News


18.02.20

New publication: "Non-linear Raman scattering intensities in graphene ", by Veit Giegold, Lucas Lange, Richard Ciesielski and Achim Hartschuh

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30.07.19

New publication: "Controling photon antibunching from 1D emitters using optical antennas", Lucas Lange, Frank Schäfer, Alexander Biewald, Richard Ciesielski and Achim Hartschuh

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23.07.19

New Publication: "Uniaxial transition dipole moments in semiconductor quantum rings caused by broken rotational symmetry", Nicolai F. Hartmann, Matthew Otten, Igor Fedin, Dmitri Talapin, Moritz Cygorek, Pawel Hawrylak, Marek Korkusinski, Stephen Gray, Achim Hartschuh and Xuedan Ma

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23.05.19

New publication: "Temperature dependent ambipolar charge carrier mobility in large crystal hybrid halide perovskite thin films", Alexander Biewald, Nadja Giesbrecht, Thomas Bein, Pablo Docampo, Achin Hartschuh and Richard Ciesielski

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Address


Ludwig-Maximilians-
Universitaet Muenchen
Department Chemie
Butenandtstr. 5-11 (Haus E, Gerhard-Ertl-Gebaeude)
81377 Muenchen

Phone: +49 89 2180 77515
Mail: Prof. A. Hartschuh
 
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CdSe nanowires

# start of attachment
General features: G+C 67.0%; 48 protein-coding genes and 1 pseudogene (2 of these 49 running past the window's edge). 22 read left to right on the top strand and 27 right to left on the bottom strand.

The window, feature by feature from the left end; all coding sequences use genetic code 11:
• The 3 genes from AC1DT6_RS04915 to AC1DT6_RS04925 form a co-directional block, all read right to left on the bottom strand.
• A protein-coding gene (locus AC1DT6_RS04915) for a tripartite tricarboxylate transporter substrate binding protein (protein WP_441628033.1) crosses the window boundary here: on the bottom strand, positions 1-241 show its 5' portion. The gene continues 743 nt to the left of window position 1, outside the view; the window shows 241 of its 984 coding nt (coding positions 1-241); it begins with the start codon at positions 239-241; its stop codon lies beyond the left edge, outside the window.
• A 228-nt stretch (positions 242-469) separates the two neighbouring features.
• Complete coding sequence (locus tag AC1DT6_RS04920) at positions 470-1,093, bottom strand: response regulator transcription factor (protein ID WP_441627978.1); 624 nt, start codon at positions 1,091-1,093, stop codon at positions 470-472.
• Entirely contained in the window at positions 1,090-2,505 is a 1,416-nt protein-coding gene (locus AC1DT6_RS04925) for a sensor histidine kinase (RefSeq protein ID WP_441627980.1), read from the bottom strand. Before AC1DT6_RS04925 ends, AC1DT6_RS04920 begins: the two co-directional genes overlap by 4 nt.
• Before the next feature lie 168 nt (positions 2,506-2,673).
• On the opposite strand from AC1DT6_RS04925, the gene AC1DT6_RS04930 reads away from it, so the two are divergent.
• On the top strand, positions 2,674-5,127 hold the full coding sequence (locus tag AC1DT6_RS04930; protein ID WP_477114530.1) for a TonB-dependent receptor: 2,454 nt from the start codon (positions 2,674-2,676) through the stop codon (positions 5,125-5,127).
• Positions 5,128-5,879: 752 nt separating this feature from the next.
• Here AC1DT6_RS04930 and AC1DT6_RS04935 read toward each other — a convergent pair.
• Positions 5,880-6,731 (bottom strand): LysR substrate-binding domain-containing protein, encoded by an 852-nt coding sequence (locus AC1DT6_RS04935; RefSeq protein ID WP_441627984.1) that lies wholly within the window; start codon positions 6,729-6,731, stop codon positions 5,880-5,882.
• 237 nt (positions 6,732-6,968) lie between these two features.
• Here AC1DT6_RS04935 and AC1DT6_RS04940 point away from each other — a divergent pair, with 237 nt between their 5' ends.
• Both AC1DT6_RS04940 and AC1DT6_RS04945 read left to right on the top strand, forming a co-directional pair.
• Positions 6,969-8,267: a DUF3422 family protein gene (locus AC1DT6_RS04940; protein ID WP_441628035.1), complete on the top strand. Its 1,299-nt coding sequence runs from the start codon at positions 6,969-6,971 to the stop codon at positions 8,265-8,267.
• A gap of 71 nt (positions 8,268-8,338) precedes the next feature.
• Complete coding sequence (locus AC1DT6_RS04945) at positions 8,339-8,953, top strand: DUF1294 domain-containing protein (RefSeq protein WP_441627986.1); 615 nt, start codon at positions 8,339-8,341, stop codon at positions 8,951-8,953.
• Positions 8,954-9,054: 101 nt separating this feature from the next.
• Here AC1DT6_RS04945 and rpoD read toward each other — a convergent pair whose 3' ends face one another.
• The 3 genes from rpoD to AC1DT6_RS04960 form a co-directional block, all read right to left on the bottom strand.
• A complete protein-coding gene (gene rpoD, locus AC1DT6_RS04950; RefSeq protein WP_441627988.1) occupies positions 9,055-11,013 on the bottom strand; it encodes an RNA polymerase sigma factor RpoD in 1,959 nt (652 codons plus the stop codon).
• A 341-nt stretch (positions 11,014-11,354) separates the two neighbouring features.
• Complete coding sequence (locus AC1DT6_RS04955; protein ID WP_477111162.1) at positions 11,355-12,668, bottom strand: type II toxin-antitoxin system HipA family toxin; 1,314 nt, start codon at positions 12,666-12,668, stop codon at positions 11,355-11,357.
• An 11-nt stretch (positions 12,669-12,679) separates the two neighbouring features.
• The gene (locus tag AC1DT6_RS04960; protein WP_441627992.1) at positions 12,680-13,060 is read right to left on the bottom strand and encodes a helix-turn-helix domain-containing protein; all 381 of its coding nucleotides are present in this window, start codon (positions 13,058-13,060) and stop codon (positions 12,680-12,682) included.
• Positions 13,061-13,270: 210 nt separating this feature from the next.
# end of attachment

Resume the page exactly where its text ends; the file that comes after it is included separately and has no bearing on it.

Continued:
Inorganic semiconducting nanowires are promising candidates as building blocks in nanoscale optoelectronics, photovoltaics, and sensing devices owing to their unique physical properties. In thin cadmium selenide (CdSe) nanowires (NWs), diameter-dependent quantum confinement controls the electronic band gap energy, a key parameter in potential applications. In addition, the band gap energy is known to depend on the crystal phase, since wurtzite and zinc-blende phase are stable in the nanowires. Nanoscale phase variations with alternating wurtzite and zinc-blende segments along the nanowires have been suggested as the origin of the large spectral width of the observed photoluminescence bands. The extension of TENOM as a standard technique also for inorganic nanowires would lead to a further progress in the investigation and understanding of their optical properties on nanometer length scales.

TEM image of a branched CdSe NW. Inset: HRTEM image showing crystal phase variations.